Due to the lightweight nature of wood construction, wind excitation induces vibration with a larger amplitude than in buildings constructed with heavier materials such as steel and concrete. The lack of data on the dynamic performance of wood buildings, such as natural frequencies, damping ratios, and the responses to wind excitation is a challenge to wind-induced vibration-controlled design. To bridge the knowledge gap, five different wood buildings recently constructed in Canada, varying between 6 and 18 storeys, were measured to obtain their natural frequencies and damping ratios using ambient-vibration tests (AVT) and the operational-modal-analysis (OMA) technique before and after completion. It was found that the construction details significantly affected the wood building vibration performance under wind excitation. Buildings with concrete shear walls seem to have higher natural frequencies compared to an all-wood building of similar height. However it is still possible to achieve high frequencies with all-wood buildings using a high performance Lateral Load Resisting System (LLRS).

 

Speaker(s)

  • Victor Salcedo

    GERB Vibration Control Systems, Inc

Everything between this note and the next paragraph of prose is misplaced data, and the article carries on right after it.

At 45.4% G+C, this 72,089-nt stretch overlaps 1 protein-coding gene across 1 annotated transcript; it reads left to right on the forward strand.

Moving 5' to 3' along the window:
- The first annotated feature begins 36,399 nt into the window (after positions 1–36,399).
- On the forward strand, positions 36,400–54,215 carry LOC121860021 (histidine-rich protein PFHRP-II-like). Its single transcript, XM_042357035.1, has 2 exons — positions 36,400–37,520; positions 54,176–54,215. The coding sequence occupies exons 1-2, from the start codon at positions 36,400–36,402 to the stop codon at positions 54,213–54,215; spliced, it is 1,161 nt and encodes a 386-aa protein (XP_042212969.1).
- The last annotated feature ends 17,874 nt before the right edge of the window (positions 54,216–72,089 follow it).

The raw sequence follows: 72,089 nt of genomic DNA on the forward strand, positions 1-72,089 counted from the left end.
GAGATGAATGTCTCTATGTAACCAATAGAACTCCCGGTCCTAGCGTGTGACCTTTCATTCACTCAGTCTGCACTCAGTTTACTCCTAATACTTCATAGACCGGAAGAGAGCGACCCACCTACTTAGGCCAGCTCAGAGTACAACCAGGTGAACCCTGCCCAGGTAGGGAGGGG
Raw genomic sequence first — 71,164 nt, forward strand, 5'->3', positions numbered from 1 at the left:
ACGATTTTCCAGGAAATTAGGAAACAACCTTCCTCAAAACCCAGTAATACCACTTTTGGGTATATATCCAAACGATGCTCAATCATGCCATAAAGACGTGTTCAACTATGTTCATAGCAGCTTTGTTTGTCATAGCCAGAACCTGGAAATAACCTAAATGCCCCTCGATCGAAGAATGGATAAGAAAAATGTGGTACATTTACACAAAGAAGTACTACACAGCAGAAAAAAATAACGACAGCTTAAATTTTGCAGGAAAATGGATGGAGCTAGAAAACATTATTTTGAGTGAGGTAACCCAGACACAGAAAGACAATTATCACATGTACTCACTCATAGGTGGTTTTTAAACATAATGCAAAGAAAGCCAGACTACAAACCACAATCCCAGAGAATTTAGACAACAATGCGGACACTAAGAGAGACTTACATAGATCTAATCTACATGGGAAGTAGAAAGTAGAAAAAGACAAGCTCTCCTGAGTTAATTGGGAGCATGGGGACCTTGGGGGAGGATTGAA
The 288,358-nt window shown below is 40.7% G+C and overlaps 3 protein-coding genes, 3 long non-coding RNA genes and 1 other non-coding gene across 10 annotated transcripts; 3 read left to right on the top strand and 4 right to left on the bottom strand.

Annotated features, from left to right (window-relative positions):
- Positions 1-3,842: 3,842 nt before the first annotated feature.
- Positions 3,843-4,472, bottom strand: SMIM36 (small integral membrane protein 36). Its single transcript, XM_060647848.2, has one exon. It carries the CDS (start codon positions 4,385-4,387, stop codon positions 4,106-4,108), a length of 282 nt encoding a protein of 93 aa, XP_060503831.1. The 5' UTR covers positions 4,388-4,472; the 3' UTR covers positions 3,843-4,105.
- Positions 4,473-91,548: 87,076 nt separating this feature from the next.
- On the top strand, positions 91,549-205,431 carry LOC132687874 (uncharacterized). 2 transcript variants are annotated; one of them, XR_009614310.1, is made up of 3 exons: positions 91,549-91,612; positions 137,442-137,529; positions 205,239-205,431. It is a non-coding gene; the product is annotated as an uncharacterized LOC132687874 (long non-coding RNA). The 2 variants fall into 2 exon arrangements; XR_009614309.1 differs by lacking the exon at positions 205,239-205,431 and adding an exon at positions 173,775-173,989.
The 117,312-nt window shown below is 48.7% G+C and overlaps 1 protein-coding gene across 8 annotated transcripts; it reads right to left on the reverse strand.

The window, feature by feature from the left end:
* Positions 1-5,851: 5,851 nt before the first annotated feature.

Victor H. Salcedo is the President of GERB Vibration Control Systems, Inc. located in the greater Chicago area (U.S.). He has served GERB for 18 years and has worked as project lead on many remarkable structures, including 10 skyscrapers with Tuned Mass Dampers up to 700 tons.  Mr. Salcedo is an active member of several committees, including the ASME-subcommittee on the Qualification of Dynamic Restraints, the Forging Industry Association Plant Engineering Committee and more recently joined the CTBUH Chicago local steering committee. After attaining a Bachelor of Science degree in Engineering, he specialized with GERB Schwingungsisolierungen GmbH & Co. Kg. in Berlin, Germany in the spring support of machinery and structures, and specialty foundation design. He has contributed to conference papers and publications such as the CTBUH’s Damping Technologies for Tall Buildings.